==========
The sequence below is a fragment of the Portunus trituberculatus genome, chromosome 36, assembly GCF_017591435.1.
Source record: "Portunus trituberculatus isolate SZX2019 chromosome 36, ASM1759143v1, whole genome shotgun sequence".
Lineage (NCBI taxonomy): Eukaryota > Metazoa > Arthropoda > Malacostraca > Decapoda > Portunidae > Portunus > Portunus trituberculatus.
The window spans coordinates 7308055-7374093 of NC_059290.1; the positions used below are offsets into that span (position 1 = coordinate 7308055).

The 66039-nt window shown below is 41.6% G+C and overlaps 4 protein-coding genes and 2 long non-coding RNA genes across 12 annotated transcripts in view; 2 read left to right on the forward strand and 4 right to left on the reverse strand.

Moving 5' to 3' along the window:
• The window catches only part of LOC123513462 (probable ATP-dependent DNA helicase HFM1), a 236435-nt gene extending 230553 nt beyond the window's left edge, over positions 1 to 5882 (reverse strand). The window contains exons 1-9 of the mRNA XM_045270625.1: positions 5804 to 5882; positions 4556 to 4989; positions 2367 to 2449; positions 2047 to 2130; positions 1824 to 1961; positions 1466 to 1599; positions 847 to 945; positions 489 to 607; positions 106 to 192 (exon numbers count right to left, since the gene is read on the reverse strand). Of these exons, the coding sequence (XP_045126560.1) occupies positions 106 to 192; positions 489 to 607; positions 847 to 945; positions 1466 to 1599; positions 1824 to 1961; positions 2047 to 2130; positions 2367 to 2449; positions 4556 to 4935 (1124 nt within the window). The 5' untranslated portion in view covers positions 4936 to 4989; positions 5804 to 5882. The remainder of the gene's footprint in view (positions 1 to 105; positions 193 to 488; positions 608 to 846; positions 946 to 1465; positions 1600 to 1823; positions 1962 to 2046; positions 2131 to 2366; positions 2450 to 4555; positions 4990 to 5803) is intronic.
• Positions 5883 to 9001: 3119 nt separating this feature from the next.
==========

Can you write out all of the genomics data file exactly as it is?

The sequence below is a fragment of the Portunus trituberculatus genome, chromosome 36, assembly GCF_017591435.1.
Source record: "Portunus trituberculatus isolate SZX2019 chromosome 36, ASM1759143v1, whole genome shotgun sequence".
Lineage (NCBI taxonomy): Eukaryota > Metazoa > Arthropoda > Malacostraca > Decapoda > Portunidae > Portunus > Portunus trituberculatus.
The window spans coordinates 7308055-7374093 of NC_059290.1; the positions used below are offsets into that span (position 1 = coordinate 7308055).

The 66039-nt window shown below is 41.6% G+C and overlaps 4 protein-coding genes and 2 long non-coding RNA genes across 12 annotated transcripts in view; 2 read left to right on the forward strand and 4 right to left on the reverse strand.

Moving 5' to 3' along the window:
• The window catches only part of LOC123513462 (probable ATP-dependent DNA helicase HFM1), a 236435-nt gene extending 230553 nt beyond the window's left edge, over positions 1 to 5882 (reverse strand). The window contains exons 1-9 of the mRNA XM_045270625.1: positions 5804 to 5882; positions 4556 to 4989; positions 2367 to 2449; positions 2047 to 2130; positions 1824 to 1961; positions 1466 to 1599; positions 847 to 945; positions 489 to 607; positions 106 to 192 (exon numbers count right to left, since the gene is read on the reverse strand). Of these exons, the coding sequence (XP_045126560.1) occupies positions 106 to 192; positions 489 to 607; positions 847 to 945; positions 1466 to 1599; positions 1824 to 1961; positions 2047 to 2130; positions 2367 to 2449; positions 4556 to 4935 (1124 nt within the window). The 5' untranslated portion in view covers positions 4936 to 4989; positions 5804 to 5882. The remainder of the gene's footprint in view (positions 1 to 105; positions 193 to 488; positions 608 to 846; positions 946 to 1465; positions 1600 to 1823; positions 1962 to 2046; positions 2131 to 2366; positions 2450 to 4555; positions 4990 to 5803) is intronic.
• Positions 5883 to 9001: 3119 nt separating this feature from the next.